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£3m Brighton ambulance cleaning station plans revised
4:00am Thursday 13th March 2014 in News
A new centre for cleaning ambulances has been revived after new plans were submitted.
South East Coast Ambulance Service has submitted revised plans for a £3 million make ready station to prepare ambulances for duty in Brighton.
The emergency service has gone back to the drawing board to iron out a number of design issues over earlier designs submitted in September 2012.
The centre in Woollards Field, off Lewes Road, would have specialist staff employed to clean, restock and maintain ambulances, allowing frontline staff to spend more time treating patients.
The new building would allow staff to regularly deep-clean and test for potentially life-threatening infections such as MRSA and CDiff.
It is also hoped that the work by the centre’s on-site maintenance experts would mean fewer breakdowns for emergency vehicles.
The service says the new centres are necessary because the current arrangements do not meet “the necessary operational requirements”.
The two-storey centre, which would be next door to the new £19 million archives centre The Keep, would have 87 car parking spaces and 34 ambulance bays.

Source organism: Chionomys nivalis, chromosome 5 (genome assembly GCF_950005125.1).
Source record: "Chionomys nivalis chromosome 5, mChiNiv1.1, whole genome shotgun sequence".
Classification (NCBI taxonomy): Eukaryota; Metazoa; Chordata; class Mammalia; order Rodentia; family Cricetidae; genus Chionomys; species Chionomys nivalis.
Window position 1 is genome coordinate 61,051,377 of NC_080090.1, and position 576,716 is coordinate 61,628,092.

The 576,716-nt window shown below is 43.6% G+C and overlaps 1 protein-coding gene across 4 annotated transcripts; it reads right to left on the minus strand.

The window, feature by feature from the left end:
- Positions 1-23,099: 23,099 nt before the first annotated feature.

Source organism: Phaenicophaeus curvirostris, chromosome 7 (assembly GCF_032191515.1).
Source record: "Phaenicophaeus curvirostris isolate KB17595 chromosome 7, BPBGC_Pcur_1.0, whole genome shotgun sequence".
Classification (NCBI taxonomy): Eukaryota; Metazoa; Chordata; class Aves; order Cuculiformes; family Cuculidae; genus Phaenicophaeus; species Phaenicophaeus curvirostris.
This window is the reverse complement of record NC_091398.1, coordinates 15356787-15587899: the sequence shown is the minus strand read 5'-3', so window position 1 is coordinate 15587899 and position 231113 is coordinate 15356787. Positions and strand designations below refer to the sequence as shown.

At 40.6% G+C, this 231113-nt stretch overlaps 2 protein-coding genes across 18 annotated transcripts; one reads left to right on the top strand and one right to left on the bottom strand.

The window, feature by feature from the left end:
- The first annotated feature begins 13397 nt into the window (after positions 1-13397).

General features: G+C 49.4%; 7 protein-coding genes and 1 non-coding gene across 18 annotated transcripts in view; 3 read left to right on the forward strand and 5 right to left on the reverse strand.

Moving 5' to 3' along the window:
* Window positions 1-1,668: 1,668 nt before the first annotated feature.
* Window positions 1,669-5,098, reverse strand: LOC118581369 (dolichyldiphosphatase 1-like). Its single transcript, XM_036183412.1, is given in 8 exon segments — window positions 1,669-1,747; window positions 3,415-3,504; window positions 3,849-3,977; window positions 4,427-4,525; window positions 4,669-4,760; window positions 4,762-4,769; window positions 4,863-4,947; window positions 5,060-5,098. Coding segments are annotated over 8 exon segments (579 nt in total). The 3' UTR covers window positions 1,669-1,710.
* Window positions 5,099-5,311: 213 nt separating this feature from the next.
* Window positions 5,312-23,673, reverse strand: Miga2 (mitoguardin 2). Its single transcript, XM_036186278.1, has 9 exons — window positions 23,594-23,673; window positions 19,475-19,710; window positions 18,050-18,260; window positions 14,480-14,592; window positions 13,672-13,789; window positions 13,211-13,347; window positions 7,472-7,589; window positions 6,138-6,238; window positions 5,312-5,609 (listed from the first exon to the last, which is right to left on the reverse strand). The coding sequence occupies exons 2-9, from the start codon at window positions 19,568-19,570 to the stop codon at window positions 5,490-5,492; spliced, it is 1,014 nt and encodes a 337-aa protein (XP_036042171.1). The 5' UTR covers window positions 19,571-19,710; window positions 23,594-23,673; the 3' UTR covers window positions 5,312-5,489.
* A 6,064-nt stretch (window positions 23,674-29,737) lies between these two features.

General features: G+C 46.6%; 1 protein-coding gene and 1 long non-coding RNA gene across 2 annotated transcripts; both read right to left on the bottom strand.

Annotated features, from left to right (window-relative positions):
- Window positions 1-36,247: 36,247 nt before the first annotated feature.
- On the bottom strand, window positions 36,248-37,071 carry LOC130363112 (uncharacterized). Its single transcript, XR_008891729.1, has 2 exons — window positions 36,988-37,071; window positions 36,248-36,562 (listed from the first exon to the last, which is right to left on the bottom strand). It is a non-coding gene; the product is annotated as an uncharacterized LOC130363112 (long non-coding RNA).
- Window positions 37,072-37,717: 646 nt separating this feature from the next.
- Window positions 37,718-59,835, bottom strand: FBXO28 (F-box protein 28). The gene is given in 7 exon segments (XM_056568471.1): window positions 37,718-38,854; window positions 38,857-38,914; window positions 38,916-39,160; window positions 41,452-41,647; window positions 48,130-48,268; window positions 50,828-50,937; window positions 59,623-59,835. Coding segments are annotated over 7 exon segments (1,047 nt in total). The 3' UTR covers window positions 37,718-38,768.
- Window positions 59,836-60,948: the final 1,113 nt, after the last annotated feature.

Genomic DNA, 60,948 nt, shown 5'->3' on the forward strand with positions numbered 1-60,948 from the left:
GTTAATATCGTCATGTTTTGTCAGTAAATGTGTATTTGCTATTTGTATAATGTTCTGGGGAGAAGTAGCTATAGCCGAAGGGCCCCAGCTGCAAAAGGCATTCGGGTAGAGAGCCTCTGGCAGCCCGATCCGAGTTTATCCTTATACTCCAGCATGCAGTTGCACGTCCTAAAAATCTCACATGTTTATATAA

The new centre would provide a central base for staff currently based in Brighton, Shoreham, Hove, Lewes, Burgess Hill and Haywards Heath and would be the first of its kind in Sussex, with SECAmb currently running two in Kent.
Ambulances would be brought in once during a 12-hour shift, and would be cleaned before being restocked for the next shift.
The service says that it is not intended that vehicles would operate under blue lights from the centre but may be required to in exceptional circumstances when ambulances based at the make ready centre are closest to an emergency.
Locker, shower and changing rooms facilities would also be available for staff at the centre.
A final decision on the plans is expected in May and if given planning permission it is hoped that the centre would be open at some point in 2015.
At present, paramedics regularly have to clean and restock their own ambulances.
An ambulance service spokesman said: “Following some planning and design issues, the decision was taken to withdraw the application which was submitted in September 2012 and resubmit the current application which has seen some changes made to the design and layout of the centre.”
The spokesman also said it is possible that current ambulance stations would be converted into ambulance response posts, but any decision on the closure of stations would only take place once a response post is operational.
Any decision would also be made on an “individual basis” and “on whether they are in the best location to respond to patients”.
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